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|Elevation||282 ft (86 m)|
|Time zone||Central (CST) (UTC-6)|
|• Summer (DST)||CDT (UTC-5)|
|GNIS feature ID||115587|
During the American Civil War, Confederate forces operated out of the area and on March 27-March 28, 1865 10,000 Union soldiers camped in Canoe during the Canoe Rendezvous. During this 24-hour period several Union commanders brought together their forces which had been operating in the area and then moved on towards Blakely, Alabama. Gen. C.C. Andrews mentions this period in his book, History of the Campaign of Mobile.
Prosperity and decline
The settlement grew into a town and prospered from the 1870s-1950s. New settlers came during the 1880s-early 1900s in search of cheap, cut over timberland on which to build homes and farms. The town was the site of 3 schools, a mineral spring, and a hotel, among other businesses. By the 1960s, Canoe was in an economic decline as store keepers aged, closed up shop, and as younger people moved from the town. The post office and public schools closed by the 1970s.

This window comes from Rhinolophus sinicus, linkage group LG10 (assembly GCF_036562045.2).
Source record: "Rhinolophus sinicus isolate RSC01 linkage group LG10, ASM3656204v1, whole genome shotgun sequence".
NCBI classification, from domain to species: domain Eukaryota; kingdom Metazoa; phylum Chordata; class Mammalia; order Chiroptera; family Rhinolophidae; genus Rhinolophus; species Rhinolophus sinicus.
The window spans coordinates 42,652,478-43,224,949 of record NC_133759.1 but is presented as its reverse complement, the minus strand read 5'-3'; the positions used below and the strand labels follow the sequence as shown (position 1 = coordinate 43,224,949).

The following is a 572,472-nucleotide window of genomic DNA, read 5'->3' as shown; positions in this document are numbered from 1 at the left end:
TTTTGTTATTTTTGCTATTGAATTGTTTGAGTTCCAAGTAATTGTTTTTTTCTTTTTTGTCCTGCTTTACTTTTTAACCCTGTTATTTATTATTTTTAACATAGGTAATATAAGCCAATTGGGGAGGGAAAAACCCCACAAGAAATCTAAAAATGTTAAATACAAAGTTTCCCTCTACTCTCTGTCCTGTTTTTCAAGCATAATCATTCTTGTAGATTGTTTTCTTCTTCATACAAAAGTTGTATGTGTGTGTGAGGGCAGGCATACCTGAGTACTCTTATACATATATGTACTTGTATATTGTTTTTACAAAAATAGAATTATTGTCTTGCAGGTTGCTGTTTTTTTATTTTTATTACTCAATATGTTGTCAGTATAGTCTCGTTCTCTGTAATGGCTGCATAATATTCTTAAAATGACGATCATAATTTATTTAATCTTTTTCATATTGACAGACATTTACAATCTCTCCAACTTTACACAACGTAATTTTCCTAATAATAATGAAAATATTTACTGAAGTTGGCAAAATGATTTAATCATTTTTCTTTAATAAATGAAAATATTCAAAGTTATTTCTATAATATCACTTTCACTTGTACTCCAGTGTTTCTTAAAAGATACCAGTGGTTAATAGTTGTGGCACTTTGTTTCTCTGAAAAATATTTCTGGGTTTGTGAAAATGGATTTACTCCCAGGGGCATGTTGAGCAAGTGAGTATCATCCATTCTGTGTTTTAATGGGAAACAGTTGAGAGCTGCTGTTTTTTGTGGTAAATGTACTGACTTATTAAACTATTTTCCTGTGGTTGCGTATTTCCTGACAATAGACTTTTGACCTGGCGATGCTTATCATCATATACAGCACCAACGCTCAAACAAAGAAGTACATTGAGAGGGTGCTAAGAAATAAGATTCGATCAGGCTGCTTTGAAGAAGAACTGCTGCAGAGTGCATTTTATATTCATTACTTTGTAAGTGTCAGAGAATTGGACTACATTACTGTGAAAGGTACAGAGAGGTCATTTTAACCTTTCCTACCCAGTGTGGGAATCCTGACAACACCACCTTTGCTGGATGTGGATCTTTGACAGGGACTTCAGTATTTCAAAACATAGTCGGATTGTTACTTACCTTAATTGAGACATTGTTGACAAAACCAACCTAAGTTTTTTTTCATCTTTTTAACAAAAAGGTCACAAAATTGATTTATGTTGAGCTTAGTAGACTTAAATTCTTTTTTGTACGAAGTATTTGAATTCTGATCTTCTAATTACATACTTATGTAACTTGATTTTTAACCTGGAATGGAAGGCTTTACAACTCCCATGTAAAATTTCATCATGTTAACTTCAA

Today, Canoe has a population of several hundred with a half dozen shops and businesses, a private school, and a water system.